As we excitedly wait for Kansas City Chiefs training camp to open in late July, it’s a good time to recall the 2020 team’s performance in specific areas of the game and determine if it is set to improve or regress in 2021.
One of the most underrated aspects of quarterback Patrick Mahomes’ skill set is his running ability — but it’s important to be smart about how to use it while keeping the signal-caller healthy. I watched all of Mahomes’ rushes from 2020 and determined the best way to deploy them in the future.
Before digging deeper into this phase of the game, I’ll lay the foundation with how statistically effective Mahomes’ rushing was.
- Mahomes had 62 official rushing attempts in 2020, the ninth-most among all NFL quarterbacks. Most of his runs came in scrambling form; he scrambled 42 times in the regular season, per PFF. It was the fifth-most scrambles in the league; the players ahead of him were Deshaun Watson, Russell Wilson, Lamar Jackson and Kyler Murray.
- Mahomes averaged 7.1 yards per scramble in 2020, a nearly identical rate as Jackson and a higher rate than Watson.
- Once you remove quarterback kneel-downs and scrambling situations, only six regular-season plays were designed for Mahomes to run — and three more in the postseason. He totaled 13 yards on the nine plays with one touchdown scored — and a scary injury in the Divisional Round against the Cleveland Browns.
- The Chiefs did not attempt a quarterback sneak in 2020.
Mahomes’ scrambling ability is a real asset to the Chiefs’ offense. It’s a big reason why the Chiefs faced blitzes as little as any offense in the NFL last season. Defenses need as many defenders in coverage as possible, but they also don’t want Mahomes evading the blitz and gaining a chunk of yards because every coverage defender was focused on their man coverage responsibility.
The most underrated aspect of Mahomes' game will forever be his effectiveness as a runner. He's athletic, but it's his intelligence as a ballcarrier that makes him dangerous— Ron Kopp Jr. (@Ron_Kopp) June 29, 2021
Scrambles for 13 yards here. Earns an extra 6-7 on a very effective pump fake (watch the CB) #Chiefs pic.twitter.com/azFAYwFI6C
Mahomes doesn’t get the proper amount of credit for his athleticism, but it’s his intelligence as a ballcarrier that gives him an edge in the open field. He understands how worried defenders are about giving up a big play through the air, so he uses that fear against them with effective pump fakes.
Even when he knows he’s past the line of scrimmage, he uses them to move a defender and gain himself an extra chunk of yards.
His intelligence extends to the designed run plays as well — whether it’s a zone read or a classic option pitch play.
No one wants to see Mahomes on designed runs after the Browns game, but the skillset and his IQ on those plays have made it a great luxury for the offense— Ron Kopp Jr. (@Ron_Kopp) June 29, 2021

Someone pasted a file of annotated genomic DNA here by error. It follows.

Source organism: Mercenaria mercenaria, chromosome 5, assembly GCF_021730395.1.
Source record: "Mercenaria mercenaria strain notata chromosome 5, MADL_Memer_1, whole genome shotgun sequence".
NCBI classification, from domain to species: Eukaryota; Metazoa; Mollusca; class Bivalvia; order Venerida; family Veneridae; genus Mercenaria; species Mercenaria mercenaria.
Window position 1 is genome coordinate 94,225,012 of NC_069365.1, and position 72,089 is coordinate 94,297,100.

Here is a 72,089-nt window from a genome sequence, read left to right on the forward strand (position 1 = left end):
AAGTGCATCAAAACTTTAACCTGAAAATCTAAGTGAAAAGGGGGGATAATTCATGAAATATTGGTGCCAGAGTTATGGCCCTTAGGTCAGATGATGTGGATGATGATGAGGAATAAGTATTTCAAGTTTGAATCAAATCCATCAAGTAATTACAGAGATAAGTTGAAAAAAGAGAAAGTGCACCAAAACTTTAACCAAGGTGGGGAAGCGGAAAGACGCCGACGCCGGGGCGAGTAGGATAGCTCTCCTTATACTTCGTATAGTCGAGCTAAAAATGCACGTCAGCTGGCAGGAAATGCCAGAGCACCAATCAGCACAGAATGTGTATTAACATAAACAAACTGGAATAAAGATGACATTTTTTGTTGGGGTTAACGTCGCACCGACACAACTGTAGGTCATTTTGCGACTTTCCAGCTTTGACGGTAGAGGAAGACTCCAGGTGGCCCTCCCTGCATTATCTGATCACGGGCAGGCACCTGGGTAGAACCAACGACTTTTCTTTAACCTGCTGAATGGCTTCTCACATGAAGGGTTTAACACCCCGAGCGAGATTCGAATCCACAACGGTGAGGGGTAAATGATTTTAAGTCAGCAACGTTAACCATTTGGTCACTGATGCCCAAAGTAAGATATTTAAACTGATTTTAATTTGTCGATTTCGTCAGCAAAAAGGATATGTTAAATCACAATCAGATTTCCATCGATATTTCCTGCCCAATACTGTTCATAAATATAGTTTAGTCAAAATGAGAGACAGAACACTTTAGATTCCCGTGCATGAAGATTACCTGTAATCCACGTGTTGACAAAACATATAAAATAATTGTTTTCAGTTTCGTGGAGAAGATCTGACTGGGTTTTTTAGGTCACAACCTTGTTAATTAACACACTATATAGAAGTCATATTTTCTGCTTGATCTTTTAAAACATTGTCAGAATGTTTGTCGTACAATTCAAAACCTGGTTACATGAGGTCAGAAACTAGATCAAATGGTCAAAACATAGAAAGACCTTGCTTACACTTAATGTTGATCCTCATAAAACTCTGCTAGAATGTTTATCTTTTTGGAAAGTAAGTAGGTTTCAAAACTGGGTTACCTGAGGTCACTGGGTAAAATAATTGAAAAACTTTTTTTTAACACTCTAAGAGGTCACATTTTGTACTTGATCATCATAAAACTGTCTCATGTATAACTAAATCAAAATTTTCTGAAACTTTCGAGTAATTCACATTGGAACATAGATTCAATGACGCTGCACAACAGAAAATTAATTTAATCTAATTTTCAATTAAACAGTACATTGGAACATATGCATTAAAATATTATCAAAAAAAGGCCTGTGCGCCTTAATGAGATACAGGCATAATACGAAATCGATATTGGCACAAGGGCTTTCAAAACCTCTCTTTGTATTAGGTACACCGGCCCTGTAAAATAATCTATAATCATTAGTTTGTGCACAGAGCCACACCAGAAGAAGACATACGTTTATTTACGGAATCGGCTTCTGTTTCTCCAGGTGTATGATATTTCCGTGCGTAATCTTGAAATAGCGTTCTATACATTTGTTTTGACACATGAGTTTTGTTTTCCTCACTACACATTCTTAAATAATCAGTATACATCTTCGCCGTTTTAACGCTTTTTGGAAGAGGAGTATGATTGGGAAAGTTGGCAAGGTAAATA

He completely takes the option defender (#92) out of the play on this first one pic.twitter.com/hWp7GszpJP
Mahomes’ comfort in running option pitch plays has been a real luxury for the offense over his three years as a starter. There have been many crucial short-yardage conversions from these types of plays, including multiple times in their Super Bowl LIV victory.
Unfortunately, the last time Mahomes ran an option play, it resulted in the neck injury that forced him to be in concussion protocol for the remainder of the Divisional Round game against the Browns. The damage wasn’t the fault of Mahomes, but there are a few examples of Mahomes unnecessarily putting himself in harm's way.
I don't think the injury from the Browns game was his fault, but there are some times you'd like to see Mahomes give himself up a little quicker or slide better— Ron Kopp Jr. (@Ron_Kopp) June 29, 2021
2nd play here: a pursuing defender could have been right there to blow him up when he turns his back to the defense pic.twitter.com/06ABekVP7j
It’s hard to ask such a competitive player to run out of bounds before the first-down marker or give up on gaining extra yards. Still, Mahomes has to understand the imbalance when weighing the positive outcomes of the play against the negatives. You might gain a first down for this play, but you also could remove yourself from the field for multiple weeks, depending on the kind of contact you take.
Mahomes’ athleticism and running ability will still factor in the offense’s success but should be in a safer, more limited capacity.
Looking forward to 2021
In back-to-back seasons, Mahomes has suffered an injury on a designed quarterback run. We haven’t seen a sneak since the 2019 incident, and I wouldn’t be surprised if we see fewer option pitch plays in 2021. If they do want to run them, I’m sure the coaching staff has been in Mahomes’ ear about protecting himself as much as possible.
It will be a lot harder to prevent Mahomes from scrambling — although the improved offensive line ideally allows him to stay in the pocket longer. As a playmaker that trusts his running ability, Mahomes shouldn’t hesitate to pick up chunks of yards on the ground when the opportunity presents itself. He just needs to be more consistent at sliding early and avoiding contact on the sideline.